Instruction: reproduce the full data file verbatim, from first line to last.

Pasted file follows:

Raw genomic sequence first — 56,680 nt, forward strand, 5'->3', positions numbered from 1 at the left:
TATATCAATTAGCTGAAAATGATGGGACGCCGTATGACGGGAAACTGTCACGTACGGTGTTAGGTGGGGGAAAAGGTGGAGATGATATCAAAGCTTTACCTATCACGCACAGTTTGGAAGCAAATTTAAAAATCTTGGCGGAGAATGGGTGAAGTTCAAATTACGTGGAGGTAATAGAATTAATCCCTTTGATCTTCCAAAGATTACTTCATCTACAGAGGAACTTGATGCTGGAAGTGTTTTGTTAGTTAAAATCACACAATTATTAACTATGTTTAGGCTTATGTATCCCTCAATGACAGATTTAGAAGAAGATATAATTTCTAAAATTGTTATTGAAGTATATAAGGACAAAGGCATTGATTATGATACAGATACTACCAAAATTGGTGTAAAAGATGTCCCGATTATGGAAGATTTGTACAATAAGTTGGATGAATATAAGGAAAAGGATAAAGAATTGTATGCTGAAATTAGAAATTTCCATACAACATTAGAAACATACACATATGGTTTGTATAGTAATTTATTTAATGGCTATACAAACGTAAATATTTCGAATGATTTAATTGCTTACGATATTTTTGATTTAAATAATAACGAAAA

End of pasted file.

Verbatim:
Raw genomic sequence first — 56,680 nt, forward strand, 5'->3', positions numbered from 1 at the left:
TATATCAATTAGCTGAAAATGATGGGACGCCGTATGACGGGAAACTGTCACGTACGGTGTTAGGTGGGGGAAAAGGTGGAGATGATATCAAAGCTTTACCTATCACGCACAGTTTGGAAGCAAATTTAAAAATCTTGGCGGAGAATGGGTGAAGTTCAAATTACGTGGAGGTAATAGAATTAATCCCTTTGATCTTCCAAAGATTACTTCATCTACAGAGGAACTTGATGCTGGAAGTGTTTTGTTAGTTAAAATCACACAATTATTAACTATGTTTAGGCTTATGTATCCCTCAATGACAGATTTAGAAGAAGATATAATTTCTAAAATTGTTATTGAAGTATATAAGGACAAAGGCATTGATTATGATACAGATACTACCAAAATTGGTGTAAAAGATGTCCCGATTATGGAAGATTTGTACAATAAGTTGGATGAATATAAGGAAAAGGATAAAGAATTGTATGCTGAAATTAGAAATTTCCATACAACATTAGAAACATACACATATGGTTTGTATAGTAATTTATTTAATGGCTATACAAACGTAAATATTTCGAATGATTTAATTGCTTACGATATTTTTGATTTAAATAATAACGAAAA